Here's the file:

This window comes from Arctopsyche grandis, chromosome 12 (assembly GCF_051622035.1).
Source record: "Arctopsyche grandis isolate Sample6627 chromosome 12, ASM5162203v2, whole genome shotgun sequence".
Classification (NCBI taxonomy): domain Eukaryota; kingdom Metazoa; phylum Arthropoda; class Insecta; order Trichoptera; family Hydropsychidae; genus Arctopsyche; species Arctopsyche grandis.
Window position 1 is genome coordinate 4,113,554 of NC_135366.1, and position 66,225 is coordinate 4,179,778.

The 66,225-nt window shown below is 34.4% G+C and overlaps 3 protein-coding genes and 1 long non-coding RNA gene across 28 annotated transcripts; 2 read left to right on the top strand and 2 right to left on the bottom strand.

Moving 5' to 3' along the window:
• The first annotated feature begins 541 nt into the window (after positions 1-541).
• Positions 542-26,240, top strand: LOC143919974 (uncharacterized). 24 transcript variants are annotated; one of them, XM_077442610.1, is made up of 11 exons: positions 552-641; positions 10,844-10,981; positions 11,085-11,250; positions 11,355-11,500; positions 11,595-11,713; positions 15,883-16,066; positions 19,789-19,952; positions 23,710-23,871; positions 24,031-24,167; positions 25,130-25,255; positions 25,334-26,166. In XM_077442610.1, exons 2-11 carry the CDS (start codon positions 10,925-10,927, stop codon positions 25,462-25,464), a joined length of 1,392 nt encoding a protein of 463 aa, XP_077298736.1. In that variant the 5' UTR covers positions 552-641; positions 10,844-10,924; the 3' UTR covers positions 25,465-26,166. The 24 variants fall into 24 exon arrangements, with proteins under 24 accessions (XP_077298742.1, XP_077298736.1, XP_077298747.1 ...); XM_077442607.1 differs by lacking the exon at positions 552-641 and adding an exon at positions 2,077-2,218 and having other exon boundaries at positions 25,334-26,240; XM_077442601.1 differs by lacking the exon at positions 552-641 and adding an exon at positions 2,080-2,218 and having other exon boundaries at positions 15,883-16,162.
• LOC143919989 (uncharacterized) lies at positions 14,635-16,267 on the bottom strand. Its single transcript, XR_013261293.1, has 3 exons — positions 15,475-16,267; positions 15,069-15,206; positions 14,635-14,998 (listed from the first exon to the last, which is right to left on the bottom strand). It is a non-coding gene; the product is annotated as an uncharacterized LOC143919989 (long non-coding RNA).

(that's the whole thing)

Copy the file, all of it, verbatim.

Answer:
This window comes from Arctopsyche grandis, chromosome 12 (assembly GCF_051622035.1).
Source record: "Arctopsyche grandis isolate Sample6627 chromosome 12, ASM5162203v2, whole genome shotgun sequence".
Classification (NCBI taxonomy): domain Eukaryota; kingdom Metazoa; phylum Arthropoda; class Insecta; order Trichoptera; family Hydropsychidae; genus Arctopsyche; species Arctopsyche grandis.
Window position 1 is genome coordinate 4,113,554 of NC_135366.1, and position 66,225 is coordinate 4,179,778.

The 66,225-nt window shown below is 34.4% G+C and overlaps 3 protein-coding genes and 1 long non-coding RNA gene across 28 annotated transcripts; 2 read left to right on the top strand and 2 right to left on the bottom strand.

Moving 5' to 3' along the window:
• The first annotated feature begins 541 nt into the window (after positions 1-541).
• Positions 542-26,240, top strand: LOC143919974 (uncharacterized). 24 transcript variants are annotated; one of them, XM_077442610.1, is made up of 11 exons: positions 552-641; positions 10,844-10,981; positions 11,085-11,250; positions 11,355-11,500; positions 11,595-11,713; positions 15,883-16,066; positions 19,789-19,952; positions 23,710-23,871; positions 24,031-24,167; positions 25,130-25,255; positions 25,334-26,166. In XM_077442610.1, exons 2-11 carry the CDS (start codon positions 10,925-10,927, stop codon positions 25,462-25,464), a joined length of 1,392 nt encoding a protein of 463 aa, XP_077298736.1. In that variant the 5' UTR covers positions 552-641; positions 10,844-10,924; the 3' UTR covers positions 25,465-26,166. The 24 variants fall into 24 exon arrangements, with proteins under 24 accessions (XP_077298742.1, XP_077298736.1, XP_077298747.1 ...); XM_077442607.1 differs by lacking the exon at positions 552-641 and adding an exon at positions 2,077-2,218 and having other exon boundaries at positions 25,334-26,240; XM_077442601.1 differs by lacking the exon at positions 552-641 and adding an exon at positions 2,080-2,218 and having other exon boundaries at positions 15,883-16,162.
• LOC143919989 (uncharacterized) lies at positions 14,635-16,267 on the bottom strand. Its single transcript, XR_013261293.1, has 3 exons — positions 15,475-16,267; positions 15,069-15,206; positions 14,635-14,998 (listed from the first exon to the last, which is right to left on the bottom strand). It is a non-coding gene; the product is annotated as an uncharacterized LOC143919989 (long non-coding RNA).